A-levels are not the only route into accountancy
Cue teenagers jumping in the air clutching their exam results: it’s A-level results day. As accountants relive exam stresses of yesteryear, BDO’s managing partner Paul Eagland reflects on his A-level results.
Today, students in England, Wales, and Northern Ireland are discovering whether their hard work has paid off and if they've been accepted into their chosen university.
But not every student will receive the news they wanted. As anxious teenagers will jam UCAS phone lines, many may feel their future role career in accountancy hinges on these A-level results.
University is not the only route
As the managing partner of a firm of 5000 people, with offices in 17 locations in the UK, some people assume that I attended a top university and worked my way to the top from there. However, this is not the case.
I attended a large comprehensive school in Walthamstow, East London and nobody in my family had gone to university.
At school expectations were fairly low; we received very little homework and weren’t expected to apply for a place at university. I achieved a B and two Cs in my A-levels which, believe it or not, placed me in the top three in my school year.
Myself and a very small number of my friends were offered university places (mine was to study maths); however, we just weren’t in that mindset. The only people I knew who had gone to university were my teachers. I was keen to earn my own money and my parents were unable to finance me, so university just wasn’t for me.
In the meantime, I was also offered a one-year foundation course at a college in London along with a four-year training contract with an accountancy firm – the idea of having a secure job for four years at a time when UK unemployment was around three million appealed, so I took that option.
I have been lucky. I really enjoyed working as a trainee and my career thereafter. I qualified as an accountant at the age of 21, just when the economy was booming and have held multiple roles in BDO over the years.
Don’t be defined by your A-level results
I have never regretted the route I’ve chosen. It is natural to label ourselves and others, however. People ask if you went to university and if the answer is yes it’s not unusual for them to go on and ask what university, what grade etc – but if someone answers no, the questioning branches into why not or what did you do instead?
But once you are in the work environment, these types of questions grow into “Are you qualified yet?” “Did you study the ACA or ACCA?” or “Did you go on and get your tax qualifications?”
Whatever choice an individual makes on education and then professional exams they will always be involved in these conversations, whereas promotion conversations focus on what you are contributing to the business.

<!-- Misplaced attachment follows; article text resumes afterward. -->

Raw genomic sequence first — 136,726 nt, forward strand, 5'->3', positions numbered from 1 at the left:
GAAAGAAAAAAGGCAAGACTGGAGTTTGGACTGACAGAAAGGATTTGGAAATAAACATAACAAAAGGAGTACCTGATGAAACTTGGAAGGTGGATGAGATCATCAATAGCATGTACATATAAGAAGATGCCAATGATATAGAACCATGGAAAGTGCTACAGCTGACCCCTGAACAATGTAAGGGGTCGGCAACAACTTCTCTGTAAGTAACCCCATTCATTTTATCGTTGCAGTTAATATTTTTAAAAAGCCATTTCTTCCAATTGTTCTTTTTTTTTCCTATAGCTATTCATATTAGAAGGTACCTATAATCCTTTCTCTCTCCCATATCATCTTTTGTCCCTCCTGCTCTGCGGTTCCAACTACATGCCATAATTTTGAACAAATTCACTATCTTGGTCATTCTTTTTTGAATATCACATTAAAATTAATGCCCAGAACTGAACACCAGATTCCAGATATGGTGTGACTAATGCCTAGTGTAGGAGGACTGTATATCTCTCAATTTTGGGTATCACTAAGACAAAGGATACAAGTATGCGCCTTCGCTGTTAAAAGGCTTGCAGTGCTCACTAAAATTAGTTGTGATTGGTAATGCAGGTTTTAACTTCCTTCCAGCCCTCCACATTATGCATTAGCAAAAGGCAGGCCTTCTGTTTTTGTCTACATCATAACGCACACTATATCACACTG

Create a diverse workforce
Although this route worked for me there is not a one size fits all model. An example is our leadership team who are an even mix of university graduates and those who started straight from school or college.
Each year BDO takes on both apprentices and graduates from a variety of backgrounds. In my view, this creates a more diverse and dynamic workforce who will develop into advisers of the future who are focused on servicing and helping our clients succeed.
We are well aware that there is a lot of competition for talent in our profession. In 2016, we widened our entry requirements so that graduates with a 2:2 degree or higher were eligible to apply, and apprentices are expected to achieve 3 A-Level grades at A*-C. We had over 10,000 applications for just under 400 positions, so plenty of great candidates to choose from.
We know that grades are a great way of demonstrating a person’s academic capabilities, but our interview process focuses more on getting to know a person and whether their skills and values align with what BDO and our clients require.
By the end of 2019, we will have welcomed over 400 trainees across our internship, summer school, graduate and apprenticeship programmes, with even more apprenticeship positions than last year. So if today is your results day, remember there are plenty of options.
Click here for more information and details on how to apply for BDO’s trainee programmes. Did you get the A-level results you wanted? Did these results affect your future career in accountancy?
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Paul is BDO’s Managing Partner. He was elected into this role, starting his four-year term in October 2016. Paul and his leadership team are responsible for the overall strategic direction of the firm.
Having qualified as a Chartered Accountant in 1987 Paul joined BDO to specialise in taxation and became a member of the Institute of...